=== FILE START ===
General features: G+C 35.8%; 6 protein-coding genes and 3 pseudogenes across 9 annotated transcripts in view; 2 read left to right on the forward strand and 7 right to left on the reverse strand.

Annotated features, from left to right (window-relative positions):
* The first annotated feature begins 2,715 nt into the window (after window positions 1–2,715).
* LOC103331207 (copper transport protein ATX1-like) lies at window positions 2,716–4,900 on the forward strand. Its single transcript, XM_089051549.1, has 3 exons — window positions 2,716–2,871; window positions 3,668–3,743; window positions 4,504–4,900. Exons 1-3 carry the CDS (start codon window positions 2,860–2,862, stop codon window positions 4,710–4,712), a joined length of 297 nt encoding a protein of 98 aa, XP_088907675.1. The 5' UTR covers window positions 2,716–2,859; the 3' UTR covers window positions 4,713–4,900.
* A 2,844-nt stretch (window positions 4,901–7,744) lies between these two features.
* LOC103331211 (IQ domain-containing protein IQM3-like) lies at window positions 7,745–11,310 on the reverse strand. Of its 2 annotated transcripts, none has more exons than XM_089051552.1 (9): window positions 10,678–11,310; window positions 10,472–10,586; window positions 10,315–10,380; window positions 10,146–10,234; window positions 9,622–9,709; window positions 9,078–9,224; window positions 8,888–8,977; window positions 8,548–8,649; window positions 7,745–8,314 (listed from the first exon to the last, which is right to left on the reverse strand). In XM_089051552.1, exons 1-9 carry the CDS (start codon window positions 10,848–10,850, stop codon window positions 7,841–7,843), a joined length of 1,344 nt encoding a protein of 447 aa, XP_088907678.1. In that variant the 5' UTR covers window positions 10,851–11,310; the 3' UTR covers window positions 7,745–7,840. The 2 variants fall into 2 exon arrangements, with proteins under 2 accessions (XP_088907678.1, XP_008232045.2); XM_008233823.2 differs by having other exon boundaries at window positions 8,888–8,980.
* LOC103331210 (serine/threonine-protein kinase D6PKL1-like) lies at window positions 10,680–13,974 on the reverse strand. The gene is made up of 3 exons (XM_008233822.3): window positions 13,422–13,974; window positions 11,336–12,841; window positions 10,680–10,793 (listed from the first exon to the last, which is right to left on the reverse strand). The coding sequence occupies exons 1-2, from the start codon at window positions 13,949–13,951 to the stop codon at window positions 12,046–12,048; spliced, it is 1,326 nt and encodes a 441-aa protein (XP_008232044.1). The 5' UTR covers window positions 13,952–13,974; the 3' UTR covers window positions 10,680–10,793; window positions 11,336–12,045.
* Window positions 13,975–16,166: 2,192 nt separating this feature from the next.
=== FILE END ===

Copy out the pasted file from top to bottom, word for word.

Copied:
General features: G+C 35.8%; 6 protein-coding genes and 3 pseudogenes across 9 annotated transcripts in view; 2 read left to right on the forward strand and 7 right to left on the reverse strand.

Annotated features, from left to right (window-relative positions):
* The first annotated feature begins 2,715 nt into the window (after window positions 1–2,715).
* LOC103331207 (copper transport protein ATX1-like) lies at window positions 2,716–4,900 on the forward strand. Its single transcript, XM_089051549.1, has 3 exons — window positions 2,716–2,871; window positions 3,668–3,743; window positions 4,504–4,900. Exons 1-3 carry the CDS (start codon window positions 2,860–2,862, stop codon window positions 4,710–4,712), a joined length of 297 nt encoding a protein of 98 aa, XP_088907675.1. The 5' UTR covers window positions 2,716–2,859; the 3' UTR covers window positions 4,713–4,900.
* A 2,844-nt stretch (window positions 4,901–7,744) lies between these two features.
* LOC103331211 (IQ domain-containing protein IQM3-like) lies at window positions 7,745–11,310 on the reverse strand. Of its 2 annotated transcripts, none has more exons than XM_089051552.1 (9): window positions 10,678–11,310; window positions 10,472–10,586; window positions 10,315–10,380; window positions 10,146–10,234; window positions 9,622–9,709; window positions 9,078–9,224; window positions 8,888–8,977; window positions 8,548–8,649; window positions 7,745–8,314 (listed from the first exon to the last, which is right to left on the reverse strand). In XM_089051552.1, exons 1-9 carry the CDS (start codon window positions 10,848–10,850, stop codon window positions 7,841–7,843), a joined length of 1,344 nt encoding a protein of 447 aa, XP_088907678.1. In that variant the 5' UTR covers window positions 10,851–11,310; the 3' UTR covers window positions 7,745–7,840. The 2 variants fall into 2 exon arrangements, with proteins under 2 accessions (XP_088907678.1, XP_008232045.2); XM_008233823.2 differs by having other exon boundaries at window positions 8,888–8,980.
* LOC103331210 (serine/threonine-protein kinase D6PKL1-like) lies at window positions 10,680–13,974 on the reverse strand. The gene is made up of 3 exons (XM_008233822.3): window positions 13,422–13,974; window positions 11,336–12,841; window positions 10,680–10,793 (listed from the first exon to the last, which is right to left on the reverse strand). The coding sequence occupies exons 1-2, from the start codon at window positions 13,949–13,951 to the stop codon at window positions 12,046–12,048; spliced, it is 1,326 nt and encodes a 441-aa protein (XP_008232044.1). The 5' UTR covers window positions 13,952–13,974; the 3' UTR covers window positions 10,680–10,793; window positions 11,336–12,045.
* Window positions 13,975–16,166: 2,192 nt separating this feature from the next.